We were at it. Day after day. Night after night. We limbered up. Long before the first members of the audience even walked into our space. Our space. Those visiting folks sat in stable boxes on both sides. They stared at us the way we usually stare at humans before they try to ride us. But this time, thanks to director William Roudebush, a Philadelphia theatre war horse, we rode our audiences into a dark world. A world that most of them probably had never experienced before.
We sensed that we were frightening more than one would-be rider with our naked looks. We intimidated them with the sound of our heaving nostrils, the smell of the sweat running down our muscles, the intimacy of our movements. We not only made the audience gasp for air in this confined space. We also drew them into a world of darkness.
Our violence was not the violence of brute physical force but the violence of the soul. Our souls. Our tortured, our barebacked souls. We allowed that audience to sit in judgment of a case where one of our best friends, in his young, human desperation, blinded us. Yes, we were ready to kill him and trample roughshod over the audience. Everybody seemed to know it instinctively. Night after night, it was as if people had stopped breathing. They saw what we did. They saw what was done to us during that night of intimacy. That night of horror.
At first, newcomers to the theatre would never guess that a scrawny young boy named Alan Strang (Tobias Segal) managed to master us. Made love to us, right then and there. And, eventually, brought us close to death. Gouged out our eyes, right in front of that audience—without a single drop of blood being spilled. Just movements and dark cream, smeared down our faces. It was not a pretty sight. But we wanted the audience to see. We wanted the audience to see not only the outer manifestations of irrational actions but the inner workings of violence.
Even though he was the youngest creature in that stable, the boy tore away the foreskin of his soul. Showing us, all of us, the deep guts of his soul. Ugly and raw, as the playwright Peter Shaffer willed him.
For days on end, the young patient, with his limited vocabulary, sparred with the psychiatrist. In round after round. The man with the Ph.D. and the many words cringed, tried different therapy approaches. To no avail. In the end, Dr. Dysart (Greg Wood) had to confess that, ultimately, he was the one who was sick. Imprisoned by the rules of normalcy. Tied down by invisible strings. Like Gulliver.
All five of us horses in our center stable box witnessed moments when things seemed to change. When the boy-man felt intimidated and challenged. All at once. When he didn’t know how to handle the advances of Jill Mason (Karen Elizabeth Peakes). That woman-girl, she, who undressed, and tried to snatch our fellow away from us. Replace his love for us. We, who had become his horse gods and lovers.
She pushed. She pulled. She tried to replace us with her seduction. She took it all off. Managed to get him to follow suit. Right then and there. Our lighting designer (Andrew Catron), did not do what is done so often in this country: dim the scene so much that one could hardly see a thing. Not here, not in front of our stalls. We watched those two lovers in the nude. Bathed in light. Even though it pained us, we all wanted to be honest, brutally honest in our production. We wanted even the lighting to give everybody a chance to see. And think. And judge. For themselves.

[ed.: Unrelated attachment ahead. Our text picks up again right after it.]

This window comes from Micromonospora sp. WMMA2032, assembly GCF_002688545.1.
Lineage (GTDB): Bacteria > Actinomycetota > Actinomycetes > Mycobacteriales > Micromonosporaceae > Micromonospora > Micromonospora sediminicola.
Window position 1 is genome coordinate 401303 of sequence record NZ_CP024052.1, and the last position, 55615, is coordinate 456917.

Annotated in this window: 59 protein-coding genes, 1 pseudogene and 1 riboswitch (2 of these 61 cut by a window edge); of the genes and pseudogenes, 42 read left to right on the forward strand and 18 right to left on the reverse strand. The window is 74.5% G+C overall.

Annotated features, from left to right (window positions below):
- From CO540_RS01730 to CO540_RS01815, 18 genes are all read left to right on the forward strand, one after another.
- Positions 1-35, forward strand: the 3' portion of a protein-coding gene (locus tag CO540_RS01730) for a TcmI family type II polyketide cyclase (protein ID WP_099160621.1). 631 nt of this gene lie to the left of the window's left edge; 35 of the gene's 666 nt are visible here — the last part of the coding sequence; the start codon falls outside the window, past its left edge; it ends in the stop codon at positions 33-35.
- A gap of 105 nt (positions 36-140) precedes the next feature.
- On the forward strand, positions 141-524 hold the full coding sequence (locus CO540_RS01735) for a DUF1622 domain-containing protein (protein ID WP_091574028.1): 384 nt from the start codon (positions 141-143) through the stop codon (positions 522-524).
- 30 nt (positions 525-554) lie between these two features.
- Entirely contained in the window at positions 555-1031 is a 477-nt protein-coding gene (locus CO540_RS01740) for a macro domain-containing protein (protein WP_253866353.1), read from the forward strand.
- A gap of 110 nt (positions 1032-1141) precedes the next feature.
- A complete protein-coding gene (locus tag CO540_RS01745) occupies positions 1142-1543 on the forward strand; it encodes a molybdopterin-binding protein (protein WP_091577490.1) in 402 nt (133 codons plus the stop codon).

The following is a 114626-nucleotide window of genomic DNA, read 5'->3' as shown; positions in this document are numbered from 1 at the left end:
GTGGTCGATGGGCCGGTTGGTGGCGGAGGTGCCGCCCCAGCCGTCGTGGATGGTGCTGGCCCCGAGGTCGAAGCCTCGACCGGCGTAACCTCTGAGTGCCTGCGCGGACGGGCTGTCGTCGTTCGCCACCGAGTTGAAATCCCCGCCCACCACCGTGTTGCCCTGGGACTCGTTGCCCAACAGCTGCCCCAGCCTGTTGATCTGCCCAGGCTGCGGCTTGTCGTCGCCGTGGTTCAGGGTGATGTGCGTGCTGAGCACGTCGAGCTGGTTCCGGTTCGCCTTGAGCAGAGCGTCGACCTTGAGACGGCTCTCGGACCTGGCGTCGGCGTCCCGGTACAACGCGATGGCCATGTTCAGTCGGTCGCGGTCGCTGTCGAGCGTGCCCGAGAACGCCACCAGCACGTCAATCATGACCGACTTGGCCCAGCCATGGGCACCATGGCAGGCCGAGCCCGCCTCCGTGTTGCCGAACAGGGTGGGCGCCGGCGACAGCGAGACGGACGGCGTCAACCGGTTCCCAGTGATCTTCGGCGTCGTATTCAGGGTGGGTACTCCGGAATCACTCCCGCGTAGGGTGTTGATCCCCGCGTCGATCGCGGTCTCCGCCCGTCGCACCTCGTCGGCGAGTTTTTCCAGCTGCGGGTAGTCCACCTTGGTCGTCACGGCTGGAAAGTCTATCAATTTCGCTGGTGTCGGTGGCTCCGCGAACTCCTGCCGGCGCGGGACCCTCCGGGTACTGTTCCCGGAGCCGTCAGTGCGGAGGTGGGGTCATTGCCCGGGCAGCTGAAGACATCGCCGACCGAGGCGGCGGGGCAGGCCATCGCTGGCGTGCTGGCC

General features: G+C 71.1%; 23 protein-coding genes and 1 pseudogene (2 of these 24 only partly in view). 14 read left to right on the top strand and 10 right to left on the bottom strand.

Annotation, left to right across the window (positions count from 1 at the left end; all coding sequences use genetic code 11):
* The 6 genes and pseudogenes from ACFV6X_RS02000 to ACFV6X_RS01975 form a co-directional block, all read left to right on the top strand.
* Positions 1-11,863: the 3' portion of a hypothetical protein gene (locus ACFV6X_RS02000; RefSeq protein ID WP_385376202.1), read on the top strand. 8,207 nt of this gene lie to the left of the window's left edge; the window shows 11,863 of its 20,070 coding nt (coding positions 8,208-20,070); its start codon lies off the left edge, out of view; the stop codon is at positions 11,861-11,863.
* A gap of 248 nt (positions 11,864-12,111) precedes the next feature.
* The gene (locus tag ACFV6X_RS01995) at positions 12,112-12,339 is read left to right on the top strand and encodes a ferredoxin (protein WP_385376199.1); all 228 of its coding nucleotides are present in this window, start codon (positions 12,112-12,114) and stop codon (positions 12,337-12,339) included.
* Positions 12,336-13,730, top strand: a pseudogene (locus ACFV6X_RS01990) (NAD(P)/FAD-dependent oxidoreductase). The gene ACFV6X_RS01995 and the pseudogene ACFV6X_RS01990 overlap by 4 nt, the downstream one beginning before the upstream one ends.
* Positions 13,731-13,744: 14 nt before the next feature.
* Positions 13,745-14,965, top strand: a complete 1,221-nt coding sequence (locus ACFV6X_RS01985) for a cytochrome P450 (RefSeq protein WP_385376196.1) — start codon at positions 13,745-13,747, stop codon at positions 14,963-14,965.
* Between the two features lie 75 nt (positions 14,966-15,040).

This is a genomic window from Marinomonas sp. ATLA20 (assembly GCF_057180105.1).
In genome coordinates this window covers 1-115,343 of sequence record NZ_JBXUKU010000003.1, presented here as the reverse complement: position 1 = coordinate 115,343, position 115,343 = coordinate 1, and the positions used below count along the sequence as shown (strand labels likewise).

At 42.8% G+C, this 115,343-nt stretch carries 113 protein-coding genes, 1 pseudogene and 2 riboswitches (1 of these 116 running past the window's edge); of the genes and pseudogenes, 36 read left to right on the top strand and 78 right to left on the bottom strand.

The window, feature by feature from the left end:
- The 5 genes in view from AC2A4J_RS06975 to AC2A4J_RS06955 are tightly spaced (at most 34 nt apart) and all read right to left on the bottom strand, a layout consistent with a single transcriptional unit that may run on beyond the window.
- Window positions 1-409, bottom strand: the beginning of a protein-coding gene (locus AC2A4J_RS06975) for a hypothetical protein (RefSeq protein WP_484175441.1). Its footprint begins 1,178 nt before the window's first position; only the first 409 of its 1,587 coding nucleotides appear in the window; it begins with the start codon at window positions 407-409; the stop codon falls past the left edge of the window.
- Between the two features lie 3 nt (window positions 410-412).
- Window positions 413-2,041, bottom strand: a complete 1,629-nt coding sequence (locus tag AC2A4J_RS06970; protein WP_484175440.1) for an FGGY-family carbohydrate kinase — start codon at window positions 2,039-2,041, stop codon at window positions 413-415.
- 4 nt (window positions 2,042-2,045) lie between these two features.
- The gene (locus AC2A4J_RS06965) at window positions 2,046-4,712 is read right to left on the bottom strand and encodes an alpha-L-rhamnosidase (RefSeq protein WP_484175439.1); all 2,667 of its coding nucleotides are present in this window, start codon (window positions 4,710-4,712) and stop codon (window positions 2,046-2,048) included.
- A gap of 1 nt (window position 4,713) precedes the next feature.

Our set designer (Dawn Petrili) brought the audience into the center of the action. From the moment they walked into our stable. They. Were. Trapped. Caught in a mental spider’s web. Tangled and knotted up in our pain. Our passion.
In the end, we wanted to show more than anger, eroticism, and violence. More than temptation. More than even the failure to live up to one’s innermost core. Let alone the expectations of others. Take it from this horse, everyone on the team wanted to be honest. Brutally honest. Ruthlessly honest. We stripped down layers of expectations the way we stripped down to our bare skin (with the help of Susan Smythe, the costume designer).
Even the music by Aaron Cromie and the sound of fury (created by Aaron Cromie, Robert Smythe, and Bill Roudebush) pulled at the audience as if we were pulling out their guts. Imploring them to hear our pain, the pain of our boy, the pain of his father (Buck Schirner, who also played the stable owner), a man caught in his own mediocrity. His own denial. But the audience refused to be like him. They just listened. Listened.
We hit hard in our production of Equus. Right into the overweight belly of satisfaction and normalcy. We didn’t laugh. None of us. Not one. We simply heaved and blew out air through our nostrils. Showed our disgust, our subtle approval here and there. We inhaled with the pride and awareness that we were all part of one of the rare moments in theatre when all the arts come together. When there is an ensemble spirit creating the sound and fury of existence.
We showed what few have ever seen—raw, unprotected love-making with beasts. Raw, unprotected assaults on animals. The animalistic that thrives in many, many humans. We pranced. We shuffled. We sniveled. We bucked. We were horses, but we became men, and men became animals—all in one night at a small theatre in Philadelphia.
I am a horse. We are horses. I changed. We changed. But so did the members of our audience who spent a night with us. They will never be the same. We will never be the same. Never.
by Henrik Eger, Philadelphia, 2002
In 2002, EQUUS won more Barrymore Awards—the highest theatrical honor in Philadelphia, awarded by the Theatre Alliance of Greater Philadelphia—than any other show in the tri-state area, including a Barrymore Award for Best Supporting Actor to Tobias Segal, one of the most talented, promising, and unusual actors in the US.